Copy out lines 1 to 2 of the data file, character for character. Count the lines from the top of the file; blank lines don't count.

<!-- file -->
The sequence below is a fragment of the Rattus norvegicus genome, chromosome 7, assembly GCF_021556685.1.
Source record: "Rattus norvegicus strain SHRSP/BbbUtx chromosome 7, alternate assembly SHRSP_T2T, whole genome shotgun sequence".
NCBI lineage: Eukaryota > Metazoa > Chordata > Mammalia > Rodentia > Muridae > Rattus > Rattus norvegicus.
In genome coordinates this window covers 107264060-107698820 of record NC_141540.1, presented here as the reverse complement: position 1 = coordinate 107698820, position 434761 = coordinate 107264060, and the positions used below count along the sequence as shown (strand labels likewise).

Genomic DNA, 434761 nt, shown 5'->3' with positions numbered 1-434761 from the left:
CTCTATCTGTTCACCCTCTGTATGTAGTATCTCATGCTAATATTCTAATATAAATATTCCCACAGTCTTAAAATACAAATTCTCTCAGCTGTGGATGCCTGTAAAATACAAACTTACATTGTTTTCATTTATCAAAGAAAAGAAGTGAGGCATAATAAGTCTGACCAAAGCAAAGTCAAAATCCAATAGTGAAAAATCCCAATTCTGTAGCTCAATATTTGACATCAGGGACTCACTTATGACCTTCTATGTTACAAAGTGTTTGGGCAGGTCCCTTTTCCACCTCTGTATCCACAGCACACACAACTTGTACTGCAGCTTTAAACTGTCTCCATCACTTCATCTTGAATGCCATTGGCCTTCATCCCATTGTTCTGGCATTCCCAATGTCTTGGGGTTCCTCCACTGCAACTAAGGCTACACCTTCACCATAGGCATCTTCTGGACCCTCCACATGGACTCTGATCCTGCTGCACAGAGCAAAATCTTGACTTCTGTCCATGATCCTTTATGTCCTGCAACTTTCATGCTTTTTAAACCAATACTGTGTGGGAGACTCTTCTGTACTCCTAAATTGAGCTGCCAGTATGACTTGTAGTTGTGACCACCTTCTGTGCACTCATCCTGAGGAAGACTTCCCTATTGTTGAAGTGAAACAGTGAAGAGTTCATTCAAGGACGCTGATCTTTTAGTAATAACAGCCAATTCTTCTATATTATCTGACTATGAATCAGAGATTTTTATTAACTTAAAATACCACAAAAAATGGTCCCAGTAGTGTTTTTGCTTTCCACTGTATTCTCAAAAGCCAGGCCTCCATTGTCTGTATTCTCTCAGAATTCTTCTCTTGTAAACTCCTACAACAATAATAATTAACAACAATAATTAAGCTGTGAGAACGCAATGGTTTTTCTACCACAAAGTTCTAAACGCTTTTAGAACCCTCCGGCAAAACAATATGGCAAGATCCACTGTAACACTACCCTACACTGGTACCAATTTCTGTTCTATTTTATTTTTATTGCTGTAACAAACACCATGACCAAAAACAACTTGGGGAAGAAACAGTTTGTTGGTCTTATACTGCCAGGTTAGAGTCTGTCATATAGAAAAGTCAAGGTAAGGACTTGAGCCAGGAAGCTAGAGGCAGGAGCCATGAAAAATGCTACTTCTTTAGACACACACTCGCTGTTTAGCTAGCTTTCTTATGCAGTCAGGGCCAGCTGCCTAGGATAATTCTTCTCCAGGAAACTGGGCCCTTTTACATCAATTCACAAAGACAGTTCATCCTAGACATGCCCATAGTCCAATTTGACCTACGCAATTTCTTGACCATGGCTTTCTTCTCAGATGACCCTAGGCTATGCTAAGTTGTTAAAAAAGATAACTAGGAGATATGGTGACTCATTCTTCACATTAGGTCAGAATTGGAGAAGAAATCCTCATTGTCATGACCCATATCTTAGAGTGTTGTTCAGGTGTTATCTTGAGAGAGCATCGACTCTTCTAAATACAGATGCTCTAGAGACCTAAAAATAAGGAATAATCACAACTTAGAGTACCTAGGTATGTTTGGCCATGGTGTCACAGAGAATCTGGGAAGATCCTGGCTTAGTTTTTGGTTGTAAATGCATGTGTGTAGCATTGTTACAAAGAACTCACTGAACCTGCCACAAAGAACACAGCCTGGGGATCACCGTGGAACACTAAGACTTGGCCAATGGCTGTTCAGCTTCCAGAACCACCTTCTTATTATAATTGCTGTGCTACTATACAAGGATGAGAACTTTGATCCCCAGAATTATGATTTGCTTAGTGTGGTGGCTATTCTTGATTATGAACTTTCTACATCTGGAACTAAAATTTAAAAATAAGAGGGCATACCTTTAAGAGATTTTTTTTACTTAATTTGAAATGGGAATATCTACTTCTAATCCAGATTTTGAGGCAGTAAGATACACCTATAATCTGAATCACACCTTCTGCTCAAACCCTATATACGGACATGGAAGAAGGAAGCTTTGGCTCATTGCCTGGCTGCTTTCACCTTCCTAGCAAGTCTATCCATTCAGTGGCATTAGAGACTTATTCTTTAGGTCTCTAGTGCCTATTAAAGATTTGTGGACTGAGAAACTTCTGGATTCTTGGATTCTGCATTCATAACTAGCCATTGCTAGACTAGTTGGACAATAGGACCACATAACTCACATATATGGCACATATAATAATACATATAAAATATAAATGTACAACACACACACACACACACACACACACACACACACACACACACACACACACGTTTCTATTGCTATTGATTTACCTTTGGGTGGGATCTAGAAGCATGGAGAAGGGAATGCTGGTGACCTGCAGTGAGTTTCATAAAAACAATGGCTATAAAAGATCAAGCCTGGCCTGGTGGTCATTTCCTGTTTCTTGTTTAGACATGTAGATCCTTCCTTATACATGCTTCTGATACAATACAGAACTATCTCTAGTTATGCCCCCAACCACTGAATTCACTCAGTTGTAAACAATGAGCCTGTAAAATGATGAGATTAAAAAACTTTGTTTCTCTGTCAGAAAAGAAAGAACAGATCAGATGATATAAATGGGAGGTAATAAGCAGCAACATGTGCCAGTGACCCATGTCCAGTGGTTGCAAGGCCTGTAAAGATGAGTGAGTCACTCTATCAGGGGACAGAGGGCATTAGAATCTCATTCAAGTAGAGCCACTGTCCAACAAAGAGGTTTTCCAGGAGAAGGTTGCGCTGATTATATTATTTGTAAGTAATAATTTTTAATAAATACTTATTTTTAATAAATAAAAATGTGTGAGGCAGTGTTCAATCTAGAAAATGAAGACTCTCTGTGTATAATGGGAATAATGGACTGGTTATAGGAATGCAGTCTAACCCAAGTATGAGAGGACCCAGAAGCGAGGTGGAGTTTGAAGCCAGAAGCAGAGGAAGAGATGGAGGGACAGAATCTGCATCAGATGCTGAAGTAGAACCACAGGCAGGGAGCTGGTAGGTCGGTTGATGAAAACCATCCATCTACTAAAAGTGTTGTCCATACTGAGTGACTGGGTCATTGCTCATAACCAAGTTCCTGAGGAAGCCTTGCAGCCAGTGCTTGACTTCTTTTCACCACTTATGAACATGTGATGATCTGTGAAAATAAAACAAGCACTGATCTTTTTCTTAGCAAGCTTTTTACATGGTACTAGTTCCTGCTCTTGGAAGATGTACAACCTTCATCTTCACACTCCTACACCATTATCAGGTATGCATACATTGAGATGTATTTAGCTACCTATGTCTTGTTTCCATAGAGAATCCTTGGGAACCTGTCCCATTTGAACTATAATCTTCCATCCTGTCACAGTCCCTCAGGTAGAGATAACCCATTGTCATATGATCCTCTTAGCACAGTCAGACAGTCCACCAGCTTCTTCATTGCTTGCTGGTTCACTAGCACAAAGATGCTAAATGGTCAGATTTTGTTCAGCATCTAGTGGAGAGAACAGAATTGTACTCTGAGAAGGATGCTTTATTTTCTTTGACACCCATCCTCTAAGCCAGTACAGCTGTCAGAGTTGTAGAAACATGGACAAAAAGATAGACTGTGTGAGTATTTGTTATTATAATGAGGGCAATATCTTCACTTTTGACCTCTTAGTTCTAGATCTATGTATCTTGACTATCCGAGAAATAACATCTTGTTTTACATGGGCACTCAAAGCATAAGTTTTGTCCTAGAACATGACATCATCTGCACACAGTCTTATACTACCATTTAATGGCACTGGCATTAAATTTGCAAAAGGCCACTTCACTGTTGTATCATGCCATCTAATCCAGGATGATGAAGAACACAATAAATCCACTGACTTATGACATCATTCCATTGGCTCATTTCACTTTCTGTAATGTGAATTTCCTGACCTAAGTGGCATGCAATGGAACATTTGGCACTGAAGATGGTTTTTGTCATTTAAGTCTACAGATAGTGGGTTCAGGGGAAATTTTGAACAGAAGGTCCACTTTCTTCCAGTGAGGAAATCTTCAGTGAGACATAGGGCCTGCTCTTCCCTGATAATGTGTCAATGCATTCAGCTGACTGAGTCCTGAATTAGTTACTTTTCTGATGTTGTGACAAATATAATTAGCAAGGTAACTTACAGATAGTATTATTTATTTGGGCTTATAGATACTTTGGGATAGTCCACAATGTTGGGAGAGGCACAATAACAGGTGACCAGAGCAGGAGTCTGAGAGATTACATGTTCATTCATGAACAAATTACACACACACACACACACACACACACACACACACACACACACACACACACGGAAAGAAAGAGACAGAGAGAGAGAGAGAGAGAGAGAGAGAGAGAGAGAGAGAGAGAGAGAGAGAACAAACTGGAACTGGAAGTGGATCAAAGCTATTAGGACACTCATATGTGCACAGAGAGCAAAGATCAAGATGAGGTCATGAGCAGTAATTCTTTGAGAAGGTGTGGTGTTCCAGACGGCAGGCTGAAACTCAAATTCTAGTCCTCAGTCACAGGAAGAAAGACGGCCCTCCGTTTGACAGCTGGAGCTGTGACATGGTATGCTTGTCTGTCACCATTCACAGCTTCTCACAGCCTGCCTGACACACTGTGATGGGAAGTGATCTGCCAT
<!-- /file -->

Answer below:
The sequence below is a fragment of the Rattus norvegicus genome, chromosome 7, assembly GCF_021556685.1.
Source record: "Rattus norvegicus strain SHRSP/BbbUtx chromosome 7, alternate assembly SHRSP_T2T, whole genome shotgun sequence".